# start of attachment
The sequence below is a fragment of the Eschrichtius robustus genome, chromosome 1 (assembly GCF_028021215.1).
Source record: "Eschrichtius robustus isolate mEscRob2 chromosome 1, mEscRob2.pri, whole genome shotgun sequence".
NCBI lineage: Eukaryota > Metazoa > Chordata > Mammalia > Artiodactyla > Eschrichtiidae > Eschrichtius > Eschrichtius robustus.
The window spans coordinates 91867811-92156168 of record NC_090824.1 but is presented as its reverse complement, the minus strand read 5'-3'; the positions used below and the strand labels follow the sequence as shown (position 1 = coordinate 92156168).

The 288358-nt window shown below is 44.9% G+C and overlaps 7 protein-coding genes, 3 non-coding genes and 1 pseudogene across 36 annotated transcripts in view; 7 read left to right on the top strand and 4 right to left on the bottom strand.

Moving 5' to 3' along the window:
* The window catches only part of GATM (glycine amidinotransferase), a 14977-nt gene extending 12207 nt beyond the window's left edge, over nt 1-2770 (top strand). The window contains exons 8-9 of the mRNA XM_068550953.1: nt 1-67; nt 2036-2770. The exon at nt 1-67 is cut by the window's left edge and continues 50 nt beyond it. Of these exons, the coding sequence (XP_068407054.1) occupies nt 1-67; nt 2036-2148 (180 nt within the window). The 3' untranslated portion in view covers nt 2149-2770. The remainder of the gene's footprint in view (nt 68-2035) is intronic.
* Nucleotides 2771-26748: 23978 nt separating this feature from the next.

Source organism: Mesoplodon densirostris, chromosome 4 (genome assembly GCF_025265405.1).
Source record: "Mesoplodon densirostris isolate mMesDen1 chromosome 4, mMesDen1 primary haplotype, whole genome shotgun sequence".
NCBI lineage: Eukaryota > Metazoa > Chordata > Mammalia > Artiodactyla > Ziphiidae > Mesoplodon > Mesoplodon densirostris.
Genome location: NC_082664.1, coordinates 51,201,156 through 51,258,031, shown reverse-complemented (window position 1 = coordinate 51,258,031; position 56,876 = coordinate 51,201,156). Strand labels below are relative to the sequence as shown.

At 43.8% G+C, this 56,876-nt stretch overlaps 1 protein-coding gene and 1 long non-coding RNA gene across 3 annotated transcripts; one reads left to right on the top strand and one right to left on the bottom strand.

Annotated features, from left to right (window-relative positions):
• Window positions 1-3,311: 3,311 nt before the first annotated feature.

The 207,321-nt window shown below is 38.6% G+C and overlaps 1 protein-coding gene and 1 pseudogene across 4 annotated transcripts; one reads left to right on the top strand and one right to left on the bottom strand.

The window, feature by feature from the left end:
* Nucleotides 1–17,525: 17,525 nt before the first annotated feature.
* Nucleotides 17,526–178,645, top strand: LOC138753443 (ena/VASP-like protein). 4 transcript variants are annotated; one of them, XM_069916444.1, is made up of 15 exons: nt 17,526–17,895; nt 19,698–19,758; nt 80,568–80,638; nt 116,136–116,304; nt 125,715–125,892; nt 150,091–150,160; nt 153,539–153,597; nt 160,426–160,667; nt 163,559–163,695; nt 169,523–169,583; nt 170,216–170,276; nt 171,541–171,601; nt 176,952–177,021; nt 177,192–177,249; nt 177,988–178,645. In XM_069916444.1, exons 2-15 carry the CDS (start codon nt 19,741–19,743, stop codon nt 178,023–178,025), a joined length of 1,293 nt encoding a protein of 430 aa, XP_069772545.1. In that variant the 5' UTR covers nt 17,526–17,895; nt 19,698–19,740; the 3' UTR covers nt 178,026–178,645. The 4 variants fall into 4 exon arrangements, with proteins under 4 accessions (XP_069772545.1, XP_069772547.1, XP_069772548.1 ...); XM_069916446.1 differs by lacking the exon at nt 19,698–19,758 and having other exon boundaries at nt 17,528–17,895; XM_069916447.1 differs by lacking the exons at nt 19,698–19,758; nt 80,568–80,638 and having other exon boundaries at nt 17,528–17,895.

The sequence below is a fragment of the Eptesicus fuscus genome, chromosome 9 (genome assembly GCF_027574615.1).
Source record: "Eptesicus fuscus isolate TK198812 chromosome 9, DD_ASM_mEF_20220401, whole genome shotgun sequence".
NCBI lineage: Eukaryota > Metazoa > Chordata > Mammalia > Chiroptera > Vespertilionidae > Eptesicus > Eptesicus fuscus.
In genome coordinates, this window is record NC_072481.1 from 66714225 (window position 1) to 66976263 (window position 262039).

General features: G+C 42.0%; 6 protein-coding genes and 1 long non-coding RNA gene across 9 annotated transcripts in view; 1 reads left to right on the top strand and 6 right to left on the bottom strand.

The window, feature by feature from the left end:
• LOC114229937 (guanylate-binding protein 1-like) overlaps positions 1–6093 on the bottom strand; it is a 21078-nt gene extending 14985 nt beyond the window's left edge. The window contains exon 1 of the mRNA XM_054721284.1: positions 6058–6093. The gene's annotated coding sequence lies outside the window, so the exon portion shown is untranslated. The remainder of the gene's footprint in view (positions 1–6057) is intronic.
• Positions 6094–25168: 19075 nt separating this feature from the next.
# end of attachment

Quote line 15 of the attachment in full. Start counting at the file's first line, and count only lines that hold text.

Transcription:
• Window positions 1-3,311: 3,311 nt before the first annotated feature.